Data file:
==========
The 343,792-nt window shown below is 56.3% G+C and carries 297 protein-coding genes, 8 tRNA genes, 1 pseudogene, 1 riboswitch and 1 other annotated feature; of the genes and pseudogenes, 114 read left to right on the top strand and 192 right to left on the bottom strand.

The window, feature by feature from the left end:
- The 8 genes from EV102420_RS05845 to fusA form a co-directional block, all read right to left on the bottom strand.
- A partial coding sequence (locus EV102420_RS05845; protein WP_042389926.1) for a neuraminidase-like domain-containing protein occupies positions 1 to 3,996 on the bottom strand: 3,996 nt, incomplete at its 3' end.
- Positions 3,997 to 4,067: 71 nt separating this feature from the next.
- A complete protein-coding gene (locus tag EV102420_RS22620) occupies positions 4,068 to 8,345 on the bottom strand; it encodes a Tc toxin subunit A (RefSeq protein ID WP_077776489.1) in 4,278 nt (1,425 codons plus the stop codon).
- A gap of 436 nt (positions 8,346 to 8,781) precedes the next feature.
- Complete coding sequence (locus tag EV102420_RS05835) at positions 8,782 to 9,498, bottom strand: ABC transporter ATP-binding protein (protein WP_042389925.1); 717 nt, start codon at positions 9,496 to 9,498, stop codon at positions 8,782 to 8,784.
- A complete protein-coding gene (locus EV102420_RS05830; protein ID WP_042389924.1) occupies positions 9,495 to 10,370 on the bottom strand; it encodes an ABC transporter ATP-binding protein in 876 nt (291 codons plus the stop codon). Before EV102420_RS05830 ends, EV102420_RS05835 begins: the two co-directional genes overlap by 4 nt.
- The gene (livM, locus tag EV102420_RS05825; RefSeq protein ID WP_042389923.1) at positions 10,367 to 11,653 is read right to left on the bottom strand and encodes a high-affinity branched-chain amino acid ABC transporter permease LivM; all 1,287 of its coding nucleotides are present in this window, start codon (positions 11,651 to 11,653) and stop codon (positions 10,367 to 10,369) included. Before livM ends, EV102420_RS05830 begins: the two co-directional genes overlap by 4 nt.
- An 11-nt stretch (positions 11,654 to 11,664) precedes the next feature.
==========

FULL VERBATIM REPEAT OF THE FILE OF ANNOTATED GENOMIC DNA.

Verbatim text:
The 343,792-nt window shown below is 56.3% G+C and carries 297 protein-coding genes, 8 tRNA genes, 1 pseudogene, 1 riboswitch and 1 other annotated feature; of the genes and pseudogenes, 114 read left to right on the top strand and 192 right to left on the bottom strand.

The window, feature by feature from the left end:
- The 8 genes from EV102420_RS05845 to fusA form a co-directional block, all read right to left on the bottom strand.
- A partial coding sequence (locus EV102420_RS05845; protein WP_042389926.1) for a neuraminidase-like domain-containing protein occupies positions 1 to 3,996 on the bottom strand: 3,996 nt, incomplete at its 3' end.
- Positions 3,997 to 4,067: 71 nt separating this feature from the next.
- A complete protein-coding gene (locus tag EV102420_RS22620) occupies positions 4,068 to 8,345 on the bottom strand; it encodes a Tc toxin subunit A (RefSeq protein ID WP_077776489.1) in 4,278 nt (1,425 codons plus the stop codon).
- A gap of 436 nt (positions 8,346 to 8,781) precedes the next feature.
- Complete coding sequence (locus tag EV102420_RS05835) at positions 8,782 to 9,498, bottom strand: ABC transporter ATP-binding protein (protein WP_042389925.1); 717 nt, start codon at positions 9,496 to 9,498, stop codon at positions 8,782 to 8,784.
- A complete protein-coding gene (locus EV102420_RS05830; protein ID WP_042389924.1) occupies positions 9,495 to 10,370 on the bottom strand; it encodes an ABC transporter ATP-binding protein in 876 nt (291 codons plus the stop codon). Before EV102420_RS05830 ends, EV102420_RS05835 begins: the two co-directional genes overlap by 4 nt.
- The gene (livM, locus tag EV102420_RS05825; RefSeq protein ID WP_042389923.1) at positions 10,367 to 11,653 is read right to left on the bottom strand and encodes a high-affinity branched-chain amino acid ABC transporter permease LivM; all 1,287 of its coding nucleotides are present in this window, start codon (positions 11,651 to 11,653) and stop codon (positions 10,367 to 10,369) included. Before livM ends, EV102420_RS05830 begins: the two co-directional genes overlap by 4 nt.
- An 11-nt stretch (positions 11,654 to 11,664) precedes the next feature.